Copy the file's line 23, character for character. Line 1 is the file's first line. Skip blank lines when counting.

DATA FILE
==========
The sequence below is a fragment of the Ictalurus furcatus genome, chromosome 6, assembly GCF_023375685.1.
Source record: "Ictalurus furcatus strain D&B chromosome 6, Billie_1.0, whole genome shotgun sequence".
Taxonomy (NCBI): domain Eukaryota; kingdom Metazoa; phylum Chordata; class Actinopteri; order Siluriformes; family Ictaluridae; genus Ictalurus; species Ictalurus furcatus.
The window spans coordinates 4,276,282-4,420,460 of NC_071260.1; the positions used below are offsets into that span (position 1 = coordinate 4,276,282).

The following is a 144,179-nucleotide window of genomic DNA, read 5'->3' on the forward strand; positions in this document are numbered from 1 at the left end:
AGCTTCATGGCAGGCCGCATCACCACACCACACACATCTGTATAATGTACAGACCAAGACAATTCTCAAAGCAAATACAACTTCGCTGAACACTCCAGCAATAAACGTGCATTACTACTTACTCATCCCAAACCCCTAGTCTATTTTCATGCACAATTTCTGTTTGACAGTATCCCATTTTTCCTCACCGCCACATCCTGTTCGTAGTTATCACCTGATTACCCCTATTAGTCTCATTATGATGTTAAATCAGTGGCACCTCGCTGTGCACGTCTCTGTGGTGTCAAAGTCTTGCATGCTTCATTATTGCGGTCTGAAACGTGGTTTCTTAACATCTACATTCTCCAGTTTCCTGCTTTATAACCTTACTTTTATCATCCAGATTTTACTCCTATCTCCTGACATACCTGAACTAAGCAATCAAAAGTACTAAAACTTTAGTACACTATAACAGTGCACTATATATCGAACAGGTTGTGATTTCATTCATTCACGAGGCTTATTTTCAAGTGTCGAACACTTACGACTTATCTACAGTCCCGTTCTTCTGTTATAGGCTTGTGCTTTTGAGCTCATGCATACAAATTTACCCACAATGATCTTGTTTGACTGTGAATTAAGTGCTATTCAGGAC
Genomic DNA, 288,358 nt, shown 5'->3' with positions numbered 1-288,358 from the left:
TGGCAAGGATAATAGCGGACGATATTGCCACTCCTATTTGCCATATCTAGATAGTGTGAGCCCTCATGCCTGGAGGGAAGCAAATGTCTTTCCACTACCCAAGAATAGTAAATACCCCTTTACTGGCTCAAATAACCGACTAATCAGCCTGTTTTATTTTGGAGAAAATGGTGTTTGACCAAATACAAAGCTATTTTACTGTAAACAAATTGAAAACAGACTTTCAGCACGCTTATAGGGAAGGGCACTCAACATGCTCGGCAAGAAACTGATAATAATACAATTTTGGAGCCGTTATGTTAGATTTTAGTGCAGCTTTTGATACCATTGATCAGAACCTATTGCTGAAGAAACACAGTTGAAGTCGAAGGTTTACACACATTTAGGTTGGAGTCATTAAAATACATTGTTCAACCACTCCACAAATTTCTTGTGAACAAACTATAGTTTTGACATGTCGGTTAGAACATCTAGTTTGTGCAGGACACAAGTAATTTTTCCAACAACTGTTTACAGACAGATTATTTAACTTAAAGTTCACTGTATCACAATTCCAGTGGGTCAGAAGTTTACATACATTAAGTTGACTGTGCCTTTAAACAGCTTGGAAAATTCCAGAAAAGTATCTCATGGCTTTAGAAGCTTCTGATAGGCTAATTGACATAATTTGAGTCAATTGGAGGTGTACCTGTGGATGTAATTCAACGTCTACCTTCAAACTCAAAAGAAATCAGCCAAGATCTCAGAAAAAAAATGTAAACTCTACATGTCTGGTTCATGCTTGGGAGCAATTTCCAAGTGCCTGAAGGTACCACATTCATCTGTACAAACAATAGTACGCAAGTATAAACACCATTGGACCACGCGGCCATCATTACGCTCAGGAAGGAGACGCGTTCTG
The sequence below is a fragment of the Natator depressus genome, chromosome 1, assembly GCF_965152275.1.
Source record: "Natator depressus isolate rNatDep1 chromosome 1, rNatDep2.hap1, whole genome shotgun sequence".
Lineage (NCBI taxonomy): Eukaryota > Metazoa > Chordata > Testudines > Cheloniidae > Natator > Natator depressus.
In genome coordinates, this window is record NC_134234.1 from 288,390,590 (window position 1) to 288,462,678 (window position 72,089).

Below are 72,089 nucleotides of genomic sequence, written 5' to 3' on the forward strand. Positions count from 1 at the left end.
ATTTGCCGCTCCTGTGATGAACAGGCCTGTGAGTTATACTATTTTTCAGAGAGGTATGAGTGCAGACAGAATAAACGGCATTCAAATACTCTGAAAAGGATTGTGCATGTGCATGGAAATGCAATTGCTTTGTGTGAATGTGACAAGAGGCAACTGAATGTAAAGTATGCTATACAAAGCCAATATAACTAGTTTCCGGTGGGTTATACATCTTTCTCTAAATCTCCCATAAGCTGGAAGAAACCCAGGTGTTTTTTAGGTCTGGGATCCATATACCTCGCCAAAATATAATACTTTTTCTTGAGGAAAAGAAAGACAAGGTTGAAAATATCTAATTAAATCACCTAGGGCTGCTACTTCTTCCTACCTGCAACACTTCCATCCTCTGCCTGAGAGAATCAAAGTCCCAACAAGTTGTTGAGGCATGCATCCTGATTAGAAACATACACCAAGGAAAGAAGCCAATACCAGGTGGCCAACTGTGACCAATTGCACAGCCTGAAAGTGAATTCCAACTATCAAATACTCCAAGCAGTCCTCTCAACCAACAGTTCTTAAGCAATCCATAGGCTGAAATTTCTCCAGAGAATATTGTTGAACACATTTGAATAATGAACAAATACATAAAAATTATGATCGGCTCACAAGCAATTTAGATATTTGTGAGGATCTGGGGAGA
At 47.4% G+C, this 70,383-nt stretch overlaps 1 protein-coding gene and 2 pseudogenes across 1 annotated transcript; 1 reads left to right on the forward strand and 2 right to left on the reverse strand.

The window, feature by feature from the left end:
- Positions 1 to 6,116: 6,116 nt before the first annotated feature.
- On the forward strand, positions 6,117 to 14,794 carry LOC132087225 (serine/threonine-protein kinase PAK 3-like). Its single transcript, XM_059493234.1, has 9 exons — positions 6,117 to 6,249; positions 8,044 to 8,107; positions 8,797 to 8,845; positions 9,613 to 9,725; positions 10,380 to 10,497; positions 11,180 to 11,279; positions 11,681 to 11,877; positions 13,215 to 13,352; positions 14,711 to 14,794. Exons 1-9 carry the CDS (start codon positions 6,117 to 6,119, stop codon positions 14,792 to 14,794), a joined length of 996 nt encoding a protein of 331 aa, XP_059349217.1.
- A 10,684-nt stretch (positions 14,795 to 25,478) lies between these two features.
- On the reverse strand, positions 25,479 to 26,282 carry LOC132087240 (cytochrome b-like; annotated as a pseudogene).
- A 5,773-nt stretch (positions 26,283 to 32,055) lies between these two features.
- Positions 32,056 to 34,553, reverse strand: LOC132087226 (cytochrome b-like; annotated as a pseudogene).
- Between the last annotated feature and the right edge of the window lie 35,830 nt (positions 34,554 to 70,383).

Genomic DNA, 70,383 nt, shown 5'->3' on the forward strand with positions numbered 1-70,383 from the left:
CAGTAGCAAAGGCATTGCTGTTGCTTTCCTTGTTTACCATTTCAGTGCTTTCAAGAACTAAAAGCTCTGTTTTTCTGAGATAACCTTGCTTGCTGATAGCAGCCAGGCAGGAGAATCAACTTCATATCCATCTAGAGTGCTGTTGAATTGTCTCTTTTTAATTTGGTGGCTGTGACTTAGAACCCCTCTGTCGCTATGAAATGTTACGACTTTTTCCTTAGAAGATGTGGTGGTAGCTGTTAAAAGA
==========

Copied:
- Between the last annotated feature and the right edge of the window lie 35,830 nt (positions 34,554 to 70,383).